While India needs foreign investors to bring capital, technology, and markets with greenfield projects as well as private equity that funds start-up firms now more than ever, it still has to get its act together to emerge as a strong competitor to China, say analysts.
“The country has simplified its corporate tax structure, yes, but its labor laws and land reform leave much to be desired. A level playing field for foreign investors, as well as lack of transparency and stability in policy-making, are major handicaps still,” said Rohini Jhangiani, a corporate lawyer.
It would also help if the government stops publicly belittling foreign investors as well as bilateral/ multilateral trade and investment agreements. In January, a day after Amazon announced its intention to invest a fresh US$1 billion in India, the Union commerce and industry minister Piyush Goyal implied that the company indulges in predatory pricing and unfair trade practices.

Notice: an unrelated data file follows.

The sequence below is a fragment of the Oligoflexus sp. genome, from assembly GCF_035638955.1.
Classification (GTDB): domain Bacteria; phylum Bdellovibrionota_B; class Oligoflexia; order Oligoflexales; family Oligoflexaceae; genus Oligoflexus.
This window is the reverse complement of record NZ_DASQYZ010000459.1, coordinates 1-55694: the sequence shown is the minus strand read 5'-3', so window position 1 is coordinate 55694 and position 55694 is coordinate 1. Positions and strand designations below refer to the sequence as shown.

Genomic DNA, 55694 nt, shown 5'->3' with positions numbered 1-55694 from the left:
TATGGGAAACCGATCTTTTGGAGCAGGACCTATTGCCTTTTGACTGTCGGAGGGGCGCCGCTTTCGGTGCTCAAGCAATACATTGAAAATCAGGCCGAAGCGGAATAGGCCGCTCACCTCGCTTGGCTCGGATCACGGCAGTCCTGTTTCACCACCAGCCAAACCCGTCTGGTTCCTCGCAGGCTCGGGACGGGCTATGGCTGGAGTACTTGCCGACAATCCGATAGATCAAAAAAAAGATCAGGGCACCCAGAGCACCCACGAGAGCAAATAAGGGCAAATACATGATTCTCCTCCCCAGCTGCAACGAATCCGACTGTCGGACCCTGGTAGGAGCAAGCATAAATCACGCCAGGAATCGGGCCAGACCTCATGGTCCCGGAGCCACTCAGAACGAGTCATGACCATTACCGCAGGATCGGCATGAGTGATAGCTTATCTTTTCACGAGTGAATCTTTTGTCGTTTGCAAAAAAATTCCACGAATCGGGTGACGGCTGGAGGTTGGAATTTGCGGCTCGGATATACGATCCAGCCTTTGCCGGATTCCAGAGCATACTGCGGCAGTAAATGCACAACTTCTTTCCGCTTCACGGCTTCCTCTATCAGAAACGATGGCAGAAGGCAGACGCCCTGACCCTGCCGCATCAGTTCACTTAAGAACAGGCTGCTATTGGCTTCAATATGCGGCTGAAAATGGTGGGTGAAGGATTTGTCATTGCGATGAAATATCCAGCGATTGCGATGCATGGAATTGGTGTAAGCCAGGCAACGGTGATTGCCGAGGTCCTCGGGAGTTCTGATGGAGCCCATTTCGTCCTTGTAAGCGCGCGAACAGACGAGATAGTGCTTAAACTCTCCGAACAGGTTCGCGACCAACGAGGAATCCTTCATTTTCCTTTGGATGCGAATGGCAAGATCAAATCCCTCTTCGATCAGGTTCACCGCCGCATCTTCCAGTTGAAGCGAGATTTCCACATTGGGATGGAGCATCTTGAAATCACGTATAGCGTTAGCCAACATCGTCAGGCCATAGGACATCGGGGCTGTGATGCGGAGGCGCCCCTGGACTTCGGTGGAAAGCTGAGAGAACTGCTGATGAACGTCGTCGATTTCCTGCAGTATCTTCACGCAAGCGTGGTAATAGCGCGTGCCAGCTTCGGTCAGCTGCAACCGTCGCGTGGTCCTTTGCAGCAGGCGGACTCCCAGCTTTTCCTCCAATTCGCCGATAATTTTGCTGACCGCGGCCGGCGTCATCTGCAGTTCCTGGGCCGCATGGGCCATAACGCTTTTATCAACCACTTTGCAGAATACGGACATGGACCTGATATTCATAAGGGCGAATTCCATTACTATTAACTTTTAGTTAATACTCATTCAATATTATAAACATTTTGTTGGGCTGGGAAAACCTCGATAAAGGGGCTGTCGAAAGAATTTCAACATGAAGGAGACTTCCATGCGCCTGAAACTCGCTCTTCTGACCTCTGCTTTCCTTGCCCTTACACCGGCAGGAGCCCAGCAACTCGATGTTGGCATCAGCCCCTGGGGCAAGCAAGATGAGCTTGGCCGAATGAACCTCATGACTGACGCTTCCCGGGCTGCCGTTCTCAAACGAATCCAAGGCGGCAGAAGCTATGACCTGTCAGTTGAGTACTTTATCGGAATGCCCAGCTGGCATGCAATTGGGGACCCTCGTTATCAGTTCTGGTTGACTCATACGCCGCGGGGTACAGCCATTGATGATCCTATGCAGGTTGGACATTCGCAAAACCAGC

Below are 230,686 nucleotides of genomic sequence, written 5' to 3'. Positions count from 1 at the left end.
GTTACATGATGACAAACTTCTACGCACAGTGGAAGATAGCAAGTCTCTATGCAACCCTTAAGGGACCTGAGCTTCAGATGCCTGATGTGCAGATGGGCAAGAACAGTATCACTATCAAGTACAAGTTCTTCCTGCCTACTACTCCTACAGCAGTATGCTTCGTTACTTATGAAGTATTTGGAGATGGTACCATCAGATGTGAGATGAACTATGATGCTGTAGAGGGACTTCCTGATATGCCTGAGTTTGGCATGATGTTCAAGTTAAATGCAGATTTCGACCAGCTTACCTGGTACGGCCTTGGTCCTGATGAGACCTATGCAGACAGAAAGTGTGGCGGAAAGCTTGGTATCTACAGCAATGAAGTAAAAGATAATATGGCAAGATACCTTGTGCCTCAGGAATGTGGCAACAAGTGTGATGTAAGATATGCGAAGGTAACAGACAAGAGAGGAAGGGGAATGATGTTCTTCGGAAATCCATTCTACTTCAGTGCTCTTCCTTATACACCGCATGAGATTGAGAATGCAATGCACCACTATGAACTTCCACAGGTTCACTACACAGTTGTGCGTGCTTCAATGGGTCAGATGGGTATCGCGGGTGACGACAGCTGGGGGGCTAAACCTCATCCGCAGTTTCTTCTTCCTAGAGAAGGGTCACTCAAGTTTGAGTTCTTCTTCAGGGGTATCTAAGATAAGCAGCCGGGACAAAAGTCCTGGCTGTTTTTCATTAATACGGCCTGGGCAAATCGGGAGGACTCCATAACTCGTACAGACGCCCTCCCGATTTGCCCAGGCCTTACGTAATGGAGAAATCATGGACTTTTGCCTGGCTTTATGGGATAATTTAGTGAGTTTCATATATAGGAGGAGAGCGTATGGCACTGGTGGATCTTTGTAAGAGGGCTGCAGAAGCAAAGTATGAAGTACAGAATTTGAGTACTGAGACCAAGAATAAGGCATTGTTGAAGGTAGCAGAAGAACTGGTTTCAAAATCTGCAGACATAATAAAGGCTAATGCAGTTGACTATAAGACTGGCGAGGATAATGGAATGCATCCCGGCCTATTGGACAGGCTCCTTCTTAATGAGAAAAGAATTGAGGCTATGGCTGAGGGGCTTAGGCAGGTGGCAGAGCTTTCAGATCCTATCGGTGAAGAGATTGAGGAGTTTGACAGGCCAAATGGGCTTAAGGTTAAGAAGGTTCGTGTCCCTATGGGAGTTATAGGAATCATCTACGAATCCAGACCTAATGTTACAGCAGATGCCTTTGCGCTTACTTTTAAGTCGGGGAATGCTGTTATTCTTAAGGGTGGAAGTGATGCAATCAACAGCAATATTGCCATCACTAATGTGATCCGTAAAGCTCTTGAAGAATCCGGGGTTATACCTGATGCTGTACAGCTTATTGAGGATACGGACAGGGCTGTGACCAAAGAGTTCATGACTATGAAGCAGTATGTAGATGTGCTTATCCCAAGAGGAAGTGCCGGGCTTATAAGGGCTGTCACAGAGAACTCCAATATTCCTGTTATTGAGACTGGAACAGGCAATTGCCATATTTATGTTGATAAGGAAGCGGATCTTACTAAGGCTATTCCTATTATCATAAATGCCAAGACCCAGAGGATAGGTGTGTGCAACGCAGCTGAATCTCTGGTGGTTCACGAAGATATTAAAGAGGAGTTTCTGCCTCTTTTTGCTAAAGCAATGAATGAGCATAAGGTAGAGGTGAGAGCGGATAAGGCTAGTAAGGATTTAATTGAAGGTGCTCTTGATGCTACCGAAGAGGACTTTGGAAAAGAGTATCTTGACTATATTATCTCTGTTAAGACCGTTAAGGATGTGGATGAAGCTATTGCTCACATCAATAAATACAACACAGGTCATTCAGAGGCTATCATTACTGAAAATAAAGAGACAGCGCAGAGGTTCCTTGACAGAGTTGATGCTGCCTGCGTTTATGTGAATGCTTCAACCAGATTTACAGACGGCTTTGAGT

“It is not as if they are doing a great favor to India when they invest,” Goyal said. It mattered little to the minister that the company’s CEO was in India at the time.
A new global manufacturing landscape is already starting to take shape, and will gather further momentum post-pandemic given the urgency global companies are exhibiting to scout for more viable and sustainable manufacturing hubs other than China. But will India be that answer? The jury is still out on this one.
Neeta Lal is a longtime Asia Sentinel contributor and Delhi-based Editor and senior journalist. She tweets @Neeta_com